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Secret Cinema isn’t resting on its secretive laurels this year. After escaping a hellish zombie apocalypse, the experiential cinema torchbearers will be heading to the somewhat cheerier locale of Kellerman’s Holiday Resort for an immersive production of ‘80s cult classic Dirty Dancing. Catskills, NY, will be recreated in a secret London location, where ‘guests’ at the ‘hotel’ can expect sing-a-longs, dance-a-longs, back-breaking lifts, and various actors as corner-shunning Babies. You’ll have the time of your life, or your money back! (Refunds not guaranteed.)

July 15-24, from £40.

Edible Cinema

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Unsatisfied by the prospect of dry tasteless foyer popcorn, a team of ingenious food scientists has cooked up the delicious concept of Edible Cinema, which provides film-relevant nibbles to eat as you watch. At these one-off screenings, each audience member gets a tray of numbered canapés or cocktails, which they polish off only when given the prompt by a screen-side light box. Previous menus have offered a biscotti Stonehenge for Spinal Tap, and pine-scented popcorn during Pan’s Labyrinth’s forest scene; When Harry Met Sally...’s most famous scene, meanwhile, came with a cocktail entitled ‘Bombay Orgasm’.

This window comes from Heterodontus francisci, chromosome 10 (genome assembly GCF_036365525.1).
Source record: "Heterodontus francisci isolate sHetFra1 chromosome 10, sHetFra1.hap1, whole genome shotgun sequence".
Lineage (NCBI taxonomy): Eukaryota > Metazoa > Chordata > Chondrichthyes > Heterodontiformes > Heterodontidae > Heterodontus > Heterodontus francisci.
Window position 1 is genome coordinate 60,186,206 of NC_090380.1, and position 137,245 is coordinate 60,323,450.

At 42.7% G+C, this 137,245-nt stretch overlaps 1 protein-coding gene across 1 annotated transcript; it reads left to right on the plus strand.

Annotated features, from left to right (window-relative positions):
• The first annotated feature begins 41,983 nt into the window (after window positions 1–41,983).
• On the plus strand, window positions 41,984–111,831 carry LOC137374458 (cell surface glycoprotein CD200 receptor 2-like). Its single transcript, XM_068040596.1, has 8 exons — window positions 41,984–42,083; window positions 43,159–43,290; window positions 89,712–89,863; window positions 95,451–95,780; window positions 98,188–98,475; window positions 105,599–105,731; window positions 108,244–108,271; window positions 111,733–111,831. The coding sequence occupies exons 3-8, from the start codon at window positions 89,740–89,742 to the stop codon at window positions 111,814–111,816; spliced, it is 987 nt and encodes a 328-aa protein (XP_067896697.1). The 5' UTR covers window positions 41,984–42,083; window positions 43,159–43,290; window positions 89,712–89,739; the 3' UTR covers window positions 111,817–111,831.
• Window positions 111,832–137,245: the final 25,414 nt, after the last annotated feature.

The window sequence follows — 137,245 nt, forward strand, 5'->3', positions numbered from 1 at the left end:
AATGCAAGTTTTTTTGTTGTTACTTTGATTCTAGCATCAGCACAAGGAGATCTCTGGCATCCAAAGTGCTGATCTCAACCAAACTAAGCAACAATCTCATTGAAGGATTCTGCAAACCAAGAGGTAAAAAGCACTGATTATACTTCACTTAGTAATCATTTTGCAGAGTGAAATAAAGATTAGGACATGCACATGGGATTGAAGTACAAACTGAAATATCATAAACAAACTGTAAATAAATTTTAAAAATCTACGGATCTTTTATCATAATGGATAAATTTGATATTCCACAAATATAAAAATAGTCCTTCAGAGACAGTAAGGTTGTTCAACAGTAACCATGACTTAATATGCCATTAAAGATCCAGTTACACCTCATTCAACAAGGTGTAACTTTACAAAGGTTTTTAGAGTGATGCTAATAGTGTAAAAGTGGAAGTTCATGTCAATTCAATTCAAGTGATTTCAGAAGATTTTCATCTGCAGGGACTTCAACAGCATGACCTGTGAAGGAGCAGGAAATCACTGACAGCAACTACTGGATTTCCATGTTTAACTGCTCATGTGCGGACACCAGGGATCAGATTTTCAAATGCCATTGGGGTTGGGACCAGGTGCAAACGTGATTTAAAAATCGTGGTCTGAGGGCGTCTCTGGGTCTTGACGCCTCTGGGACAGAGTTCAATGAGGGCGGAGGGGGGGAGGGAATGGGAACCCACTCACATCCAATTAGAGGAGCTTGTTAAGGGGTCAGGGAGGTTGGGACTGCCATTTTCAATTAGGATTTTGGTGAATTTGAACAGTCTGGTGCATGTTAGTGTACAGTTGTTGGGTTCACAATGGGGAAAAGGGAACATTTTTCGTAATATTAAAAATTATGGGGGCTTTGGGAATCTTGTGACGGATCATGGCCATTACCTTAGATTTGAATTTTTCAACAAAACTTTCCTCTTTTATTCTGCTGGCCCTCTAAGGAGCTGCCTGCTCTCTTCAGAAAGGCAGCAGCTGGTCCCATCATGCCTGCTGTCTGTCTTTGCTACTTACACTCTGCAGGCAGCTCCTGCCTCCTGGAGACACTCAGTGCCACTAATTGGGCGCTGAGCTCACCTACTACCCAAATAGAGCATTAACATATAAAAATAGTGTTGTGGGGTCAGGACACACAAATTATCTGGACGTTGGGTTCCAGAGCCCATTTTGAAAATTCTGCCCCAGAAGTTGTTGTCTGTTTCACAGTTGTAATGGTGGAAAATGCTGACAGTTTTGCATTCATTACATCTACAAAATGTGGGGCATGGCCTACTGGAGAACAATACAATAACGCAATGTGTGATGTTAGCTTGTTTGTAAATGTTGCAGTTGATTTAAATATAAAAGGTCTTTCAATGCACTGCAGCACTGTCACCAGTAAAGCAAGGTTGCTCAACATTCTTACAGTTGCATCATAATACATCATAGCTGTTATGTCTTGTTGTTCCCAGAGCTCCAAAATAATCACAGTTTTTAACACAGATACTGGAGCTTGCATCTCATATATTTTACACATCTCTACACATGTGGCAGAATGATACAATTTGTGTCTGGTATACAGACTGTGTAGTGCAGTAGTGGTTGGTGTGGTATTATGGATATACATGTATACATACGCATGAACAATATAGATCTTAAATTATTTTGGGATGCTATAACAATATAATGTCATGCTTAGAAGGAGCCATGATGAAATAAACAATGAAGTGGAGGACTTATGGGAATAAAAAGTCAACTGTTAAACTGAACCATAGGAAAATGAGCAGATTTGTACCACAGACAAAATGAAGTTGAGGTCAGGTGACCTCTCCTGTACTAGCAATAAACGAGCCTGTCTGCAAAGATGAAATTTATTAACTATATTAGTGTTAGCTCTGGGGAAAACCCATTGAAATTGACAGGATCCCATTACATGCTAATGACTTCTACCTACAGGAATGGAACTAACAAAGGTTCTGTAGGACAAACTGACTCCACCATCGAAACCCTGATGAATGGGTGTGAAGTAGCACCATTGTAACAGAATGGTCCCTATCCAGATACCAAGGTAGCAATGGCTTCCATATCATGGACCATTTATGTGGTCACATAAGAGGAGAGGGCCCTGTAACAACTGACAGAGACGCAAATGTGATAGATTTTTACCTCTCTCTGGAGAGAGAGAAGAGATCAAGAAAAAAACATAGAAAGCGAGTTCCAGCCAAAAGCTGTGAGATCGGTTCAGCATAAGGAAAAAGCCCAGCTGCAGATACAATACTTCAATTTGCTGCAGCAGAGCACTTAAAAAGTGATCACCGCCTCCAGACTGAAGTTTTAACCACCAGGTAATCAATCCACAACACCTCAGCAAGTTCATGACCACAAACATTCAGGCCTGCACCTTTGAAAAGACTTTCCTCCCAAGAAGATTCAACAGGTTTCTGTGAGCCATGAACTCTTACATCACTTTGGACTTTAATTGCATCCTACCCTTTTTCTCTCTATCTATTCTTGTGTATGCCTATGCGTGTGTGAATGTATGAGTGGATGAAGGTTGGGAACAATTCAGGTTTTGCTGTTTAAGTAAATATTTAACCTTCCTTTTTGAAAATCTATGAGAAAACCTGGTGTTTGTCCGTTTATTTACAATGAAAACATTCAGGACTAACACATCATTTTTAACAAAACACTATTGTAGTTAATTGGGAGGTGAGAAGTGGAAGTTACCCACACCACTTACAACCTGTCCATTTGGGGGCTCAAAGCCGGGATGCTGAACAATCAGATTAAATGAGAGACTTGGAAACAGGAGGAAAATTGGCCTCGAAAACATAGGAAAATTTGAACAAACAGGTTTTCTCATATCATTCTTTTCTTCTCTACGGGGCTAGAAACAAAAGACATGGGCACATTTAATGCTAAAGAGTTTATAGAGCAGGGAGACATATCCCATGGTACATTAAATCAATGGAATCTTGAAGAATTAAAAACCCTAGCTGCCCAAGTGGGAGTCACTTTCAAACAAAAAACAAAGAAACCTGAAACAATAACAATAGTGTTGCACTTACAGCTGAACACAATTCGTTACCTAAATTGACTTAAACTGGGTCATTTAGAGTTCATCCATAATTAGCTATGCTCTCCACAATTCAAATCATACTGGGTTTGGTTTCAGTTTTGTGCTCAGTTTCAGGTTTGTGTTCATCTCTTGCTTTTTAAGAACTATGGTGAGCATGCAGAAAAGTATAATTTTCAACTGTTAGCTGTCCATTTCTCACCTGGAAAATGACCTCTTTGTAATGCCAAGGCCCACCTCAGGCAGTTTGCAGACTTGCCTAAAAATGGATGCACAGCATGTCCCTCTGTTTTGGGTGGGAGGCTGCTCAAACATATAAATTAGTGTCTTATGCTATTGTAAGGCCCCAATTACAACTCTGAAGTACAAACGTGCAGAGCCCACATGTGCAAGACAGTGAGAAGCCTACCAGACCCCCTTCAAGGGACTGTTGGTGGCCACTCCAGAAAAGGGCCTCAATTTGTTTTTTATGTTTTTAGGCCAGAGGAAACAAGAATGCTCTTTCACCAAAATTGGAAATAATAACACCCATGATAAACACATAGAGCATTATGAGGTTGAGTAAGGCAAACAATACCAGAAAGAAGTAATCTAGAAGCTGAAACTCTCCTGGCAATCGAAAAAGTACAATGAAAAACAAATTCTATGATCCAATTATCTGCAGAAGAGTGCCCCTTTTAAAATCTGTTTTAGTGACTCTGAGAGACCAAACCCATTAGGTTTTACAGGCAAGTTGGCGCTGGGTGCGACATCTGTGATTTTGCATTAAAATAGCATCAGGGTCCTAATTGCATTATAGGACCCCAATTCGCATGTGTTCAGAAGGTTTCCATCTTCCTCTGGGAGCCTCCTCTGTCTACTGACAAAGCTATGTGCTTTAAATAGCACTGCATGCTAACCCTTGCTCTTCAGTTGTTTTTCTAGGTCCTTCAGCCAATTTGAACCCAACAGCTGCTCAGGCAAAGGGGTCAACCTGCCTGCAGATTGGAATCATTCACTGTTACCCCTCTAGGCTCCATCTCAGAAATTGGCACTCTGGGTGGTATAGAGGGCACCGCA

Details TBC.

Backyard Cinema

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Baz Luhrmann’s Romeo + Juliet is already plenty ostentatious, a dazzling interpretation of Shakespeare’s most famous tragedy with a distinctly ‘90s MTV slant. Backyard Cinema have taken it to another level for a special screening of the film in a candlelit London church, with a full choir singing some of the film’s most famous soundtrack cues, including Young Hearts, Everybody’s Free, and Kissing You. The live rendition of Prince’s When Doves Cry, in particular, takes on an extra resonance, given the sad demise of The Purple One earlier this year.

July 23-30, from £20.

The Rooftop Film Club

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The Rooftop Film Club has established itself as the frontrunner in top-tier film screenings, based in aggressively trendy London locales like Peckham, Hoxton and Shadwell. Cocktails and posh grub accompany a programme of cult classics (Purple Rain, Withnail & I), modern marvels (Inside Out, Pride), and the odd outlier (is anyone really paying fifteen quid to see Spice World?). Most multiplexes don’t offer sunset skyline views for backdrops, although admittedly, most also don’t have Great British Weather and the occasional passing plane to contend with. Pack a cagoule, just in case.

Until September; from £15.

Floating Cinema